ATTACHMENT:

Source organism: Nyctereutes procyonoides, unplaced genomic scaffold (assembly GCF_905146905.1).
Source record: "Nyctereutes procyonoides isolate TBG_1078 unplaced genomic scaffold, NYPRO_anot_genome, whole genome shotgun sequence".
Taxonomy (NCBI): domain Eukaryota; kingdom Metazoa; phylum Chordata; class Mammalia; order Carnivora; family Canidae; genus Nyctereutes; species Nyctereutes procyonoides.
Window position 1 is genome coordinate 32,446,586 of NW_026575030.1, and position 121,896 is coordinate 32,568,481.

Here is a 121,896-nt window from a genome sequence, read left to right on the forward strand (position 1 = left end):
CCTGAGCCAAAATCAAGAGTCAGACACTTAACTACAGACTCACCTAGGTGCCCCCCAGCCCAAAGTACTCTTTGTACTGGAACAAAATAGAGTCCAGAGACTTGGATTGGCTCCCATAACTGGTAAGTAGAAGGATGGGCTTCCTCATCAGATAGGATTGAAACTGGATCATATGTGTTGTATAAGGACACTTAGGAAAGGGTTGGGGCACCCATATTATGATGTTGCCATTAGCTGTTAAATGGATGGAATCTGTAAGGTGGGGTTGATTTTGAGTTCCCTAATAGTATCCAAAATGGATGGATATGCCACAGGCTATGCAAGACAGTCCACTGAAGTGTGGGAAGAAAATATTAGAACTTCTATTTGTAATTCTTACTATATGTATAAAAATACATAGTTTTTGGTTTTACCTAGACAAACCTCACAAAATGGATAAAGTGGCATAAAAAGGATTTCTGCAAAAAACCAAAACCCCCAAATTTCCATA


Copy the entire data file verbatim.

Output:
Source organism: Nyctereutes procyonoides, unplaced genomic scaffold (assembly GCF_905146905.1).
Source record: "Nyctereutes procyonoides isolate TBG_1078 unplaced genomic scaffold, NYPRO_anot_genome, whole genome shotgun sequence".
Taxonomy (NCBI): domain Eukaryota; kingdom Metazoa; phylum Chordata; class Mammalia; order Carnivora; family Canidae; genus Nyctereutes; species Nyctereutes procyonoides.
Window position 1 is genome coordinate 32,446,586 of NW_026575030.1, and position 121,896 is coordinate 32,568,481.

Here is a 121,896-nt window from a genome sequence, read left to right on the forward strand (position 1 = left end):
CCTGAGCCAAAATCAAGAGTCAGACACTTAACTACAGACTCACCTAGGTGCCCCCCAGCCCAAAGTACTCTTTGTACTGGAACAAAATAGAGTCCAGAGACTTGGATTGGCTCCCATAACTGGTAAGTAGAAGGATGGGCTTCCTCATCAGATAGGATTGAAACTGGATCATATGTGTTGTATAAGGACACTTAGGAAAGGGTTGGGGCACCCATATTATGATGTTGCCATTAGCTGTTAAATGGATGGAATCTGTAAGGTGGGGTTGATTTTGAGTTCCCTAATAGTATCCAAAATGGATGGATATGCCACAGGCTATGCAAGACAGTCCACTGAAGTGTGGGAAGAAAATATTAGAACTTCTATTTGTAATTCTTACTATATGTATAAAAATACATAGTTTTTGGTTTTACCTAGACAAACCTCACAAAATGGATAAAGTGGCATAAAAAGGATTTCTGCAAAAAACCAAAACCCCCAAATTTCCATA